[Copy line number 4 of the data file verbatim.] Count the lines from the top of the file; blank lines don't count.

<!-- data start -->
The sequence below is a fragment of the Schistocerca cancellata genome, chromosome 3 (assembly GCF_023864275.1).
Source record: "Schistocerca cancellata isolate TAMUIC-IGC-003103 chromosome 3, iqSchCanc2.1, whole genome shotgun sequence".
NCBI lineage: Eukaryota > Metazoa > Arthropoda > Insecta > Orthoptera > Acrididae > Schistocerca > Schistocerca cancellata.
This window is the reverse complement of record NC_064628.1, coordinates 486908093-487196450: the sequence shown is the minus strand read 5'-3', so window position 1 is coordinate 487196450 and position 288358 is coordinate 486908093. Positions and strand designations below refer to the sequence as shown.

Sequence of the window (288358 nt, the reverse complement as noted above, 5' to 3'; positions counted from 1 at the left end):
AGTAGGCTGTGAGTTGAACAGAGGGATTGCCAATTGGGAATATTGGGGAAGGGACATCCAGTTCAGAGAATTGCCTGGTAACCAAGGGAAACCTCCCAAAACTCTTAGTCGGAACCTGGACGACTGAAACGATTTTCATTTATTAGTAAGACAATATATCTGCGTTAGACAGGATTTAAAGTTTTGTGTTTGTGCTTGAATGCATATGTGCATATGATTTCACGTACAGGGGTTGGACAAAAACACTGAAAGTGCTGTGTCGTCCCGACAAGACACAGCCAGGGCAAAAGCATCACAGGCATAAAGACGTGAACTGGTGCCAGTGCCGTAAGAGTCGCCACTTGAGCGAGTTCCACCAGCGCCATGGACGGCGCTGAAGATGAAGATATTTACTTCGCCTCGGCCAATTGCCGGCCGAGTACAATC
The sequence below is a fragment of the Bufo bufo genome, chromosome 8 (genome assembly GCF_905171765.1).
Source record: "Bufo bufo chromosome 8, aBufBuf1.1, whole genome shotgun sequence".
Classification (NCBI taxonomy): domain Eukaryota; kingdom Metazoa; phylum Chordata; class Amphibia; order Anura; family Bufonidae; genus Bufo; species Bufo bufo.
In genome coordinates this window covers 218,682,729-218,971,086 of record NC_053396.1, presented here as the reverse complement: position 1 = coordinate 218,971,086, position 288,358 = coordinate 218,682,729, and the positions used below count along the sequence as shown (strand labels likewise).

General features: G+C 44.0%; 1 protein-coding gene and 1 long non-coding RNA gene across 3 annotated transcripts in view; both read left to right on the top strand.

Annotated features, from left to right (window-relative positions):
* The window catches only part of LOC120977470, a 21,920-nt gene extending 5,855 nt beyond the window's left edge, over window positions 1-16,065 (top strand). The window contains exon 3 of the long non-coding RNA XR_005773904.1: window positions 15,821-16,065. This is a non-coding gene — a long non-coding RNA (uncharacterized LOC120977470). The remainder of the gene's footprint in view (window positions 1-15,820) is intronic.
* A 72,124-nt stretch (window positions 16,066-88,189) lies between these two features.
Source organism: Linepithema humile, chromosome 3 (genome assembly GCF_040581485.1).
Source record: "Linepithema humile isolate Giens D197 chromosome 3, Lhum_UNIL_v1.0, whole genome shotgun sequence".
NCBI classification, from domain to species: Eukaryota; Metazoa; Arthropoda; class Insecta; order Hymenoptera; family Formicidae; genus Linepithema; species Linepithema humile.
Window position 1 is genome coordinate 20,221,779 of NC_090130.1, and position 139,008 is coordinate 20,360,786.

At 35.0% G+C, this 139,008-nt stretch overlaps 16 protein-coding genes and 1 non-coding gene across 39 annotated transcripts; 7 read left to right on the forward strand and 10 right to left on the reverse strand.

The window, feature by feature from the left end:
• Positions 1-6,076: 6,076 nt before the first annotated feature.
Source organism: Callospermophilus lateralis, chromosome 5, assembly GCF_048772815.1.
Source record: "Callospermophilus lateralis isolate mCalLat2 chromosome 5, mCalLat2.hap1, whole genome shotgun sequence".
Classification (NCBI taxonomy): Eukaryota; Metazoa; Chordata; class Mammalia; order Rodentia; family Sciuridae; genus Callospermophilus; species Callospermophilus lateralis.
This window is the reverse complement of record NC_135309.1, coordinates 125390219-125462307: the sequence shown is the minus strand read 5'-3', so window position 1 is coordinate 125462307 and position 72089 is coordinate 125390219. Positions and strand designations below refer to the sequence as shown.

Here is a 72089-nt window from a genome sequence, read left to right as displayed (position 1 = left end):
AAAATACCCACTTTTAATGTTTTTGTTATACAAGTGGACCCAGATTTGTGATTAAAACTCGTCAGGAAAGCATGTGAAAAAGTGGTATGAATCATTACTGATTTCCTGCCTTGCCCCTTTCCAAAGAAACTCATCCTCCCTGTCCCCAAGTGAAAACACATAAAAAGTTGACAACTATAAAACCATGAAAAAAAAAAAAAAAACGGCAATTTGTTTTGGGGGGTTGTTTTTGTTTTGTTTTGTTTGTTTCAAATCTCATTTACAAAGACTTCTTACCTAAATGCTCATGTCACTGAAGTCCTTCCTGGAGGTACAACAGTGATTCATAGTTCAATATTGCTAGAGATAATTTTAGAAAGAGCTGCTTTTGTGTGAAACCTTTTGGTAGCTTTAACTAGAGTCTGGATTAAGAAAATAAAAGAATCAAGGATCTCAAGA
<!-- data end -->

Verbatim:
This window is the reverse complement of record NC_064628.1, coordinates 486908093-487196450: the sequence shown is the minus strand read 5'-3', so window position 1 is coordinate 487196450 and position 288358 is coordinate 486908093. Positions and strand designations below refer to the sequence as shown.